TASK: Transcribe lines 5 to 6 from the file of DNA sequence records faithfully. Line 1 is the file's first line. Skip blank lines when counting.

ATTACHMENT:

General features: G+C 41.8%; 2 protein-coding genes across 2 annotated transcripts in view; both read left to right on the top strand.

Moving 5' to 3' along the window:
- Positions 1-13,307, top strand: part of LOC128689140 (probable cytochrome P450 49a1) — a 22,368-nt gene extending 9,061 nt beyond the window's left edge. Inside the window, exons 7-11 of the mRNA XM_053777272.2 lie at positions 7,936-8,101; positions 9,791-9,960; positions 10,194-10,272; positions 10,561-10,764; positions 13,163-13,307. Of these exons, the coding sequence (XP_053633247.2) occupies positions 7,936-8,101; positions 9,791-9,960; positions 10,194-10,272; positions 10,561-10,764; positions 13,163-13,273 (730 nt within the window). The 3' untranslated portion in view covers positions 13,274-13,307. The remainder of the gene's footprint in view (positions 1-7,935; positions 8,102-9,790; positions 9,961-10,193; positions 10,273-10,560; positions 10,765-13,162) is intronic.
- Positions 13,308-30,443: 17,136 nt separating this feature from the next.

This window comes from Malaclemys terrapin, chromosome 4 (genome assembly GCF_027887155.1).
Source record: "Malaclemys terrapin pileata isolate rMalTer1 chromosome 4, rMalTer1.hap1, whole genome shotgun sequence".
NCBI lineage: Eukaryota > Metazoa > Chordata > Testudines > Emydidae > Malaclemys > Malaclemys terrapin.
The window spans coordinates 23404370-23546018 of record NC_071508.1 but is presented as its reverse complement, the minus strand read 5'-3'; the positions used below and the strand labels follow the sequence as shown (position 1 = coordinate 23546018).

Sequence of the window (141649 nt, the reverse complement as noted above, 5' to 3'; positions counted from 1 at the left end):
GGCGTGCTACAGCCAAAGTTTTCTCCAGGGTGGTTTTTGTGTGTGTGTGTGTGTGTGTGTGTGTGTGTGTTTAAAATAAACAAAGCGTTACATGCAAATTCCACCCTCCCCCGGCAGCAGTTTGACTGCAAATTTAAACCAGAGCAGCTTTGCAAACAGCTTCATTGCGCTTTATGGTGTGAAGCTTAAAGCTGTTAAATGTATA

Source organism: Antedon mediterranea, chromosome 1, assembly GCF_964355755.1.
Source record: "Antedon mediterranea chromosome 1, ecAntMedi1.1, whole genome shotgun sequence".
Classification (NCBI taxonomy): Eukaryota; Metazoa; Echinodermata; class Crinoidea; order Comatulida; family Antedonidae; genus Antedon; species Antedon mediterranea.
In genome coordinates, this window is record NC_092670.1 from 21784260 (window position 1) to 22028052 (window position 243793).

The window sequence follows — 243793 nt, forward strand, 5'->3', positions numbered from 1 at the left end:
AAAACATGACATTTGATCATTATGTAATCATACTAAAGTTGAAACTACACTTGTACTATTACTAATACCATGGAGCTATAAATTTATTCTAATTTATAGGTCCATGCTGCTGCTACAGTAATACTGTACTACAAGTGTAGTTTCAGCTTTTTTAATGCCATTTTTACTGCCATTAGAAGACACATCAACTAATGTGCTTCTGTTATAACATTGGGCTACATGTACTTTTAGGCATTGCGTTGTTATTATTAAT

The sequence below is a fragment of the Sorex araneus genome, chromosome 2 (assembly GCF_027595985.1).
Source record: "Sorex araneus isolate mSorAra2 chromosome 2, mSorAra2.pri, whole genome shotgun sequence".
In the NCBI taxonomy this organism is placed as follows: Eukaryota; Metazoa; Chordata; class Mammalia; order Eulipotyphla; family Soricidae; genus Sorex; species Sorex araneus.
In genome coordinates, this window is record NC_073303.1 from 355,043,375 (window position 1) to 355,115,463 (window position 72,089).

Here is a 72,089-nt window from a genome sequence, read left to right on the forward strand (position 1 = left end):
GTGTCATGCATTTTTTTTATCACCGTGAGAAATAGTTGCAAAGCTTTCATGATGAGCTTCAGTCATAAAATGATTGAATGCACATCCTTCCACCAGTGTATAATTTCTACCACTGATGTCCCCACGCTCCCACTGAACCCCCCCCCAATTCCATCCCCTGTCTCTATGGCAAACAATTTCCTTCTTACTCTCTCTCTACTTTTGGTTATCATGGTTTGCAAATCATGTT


This window comes from Malaclemys terrapin, chromosome 4 (genome assembly GCF_027887155.1).
Source record: "Malaclemys terrapin pileata isolate rMalTer1 chromosome 4, rMalTer1.hap1, whole genome shotgun sequence".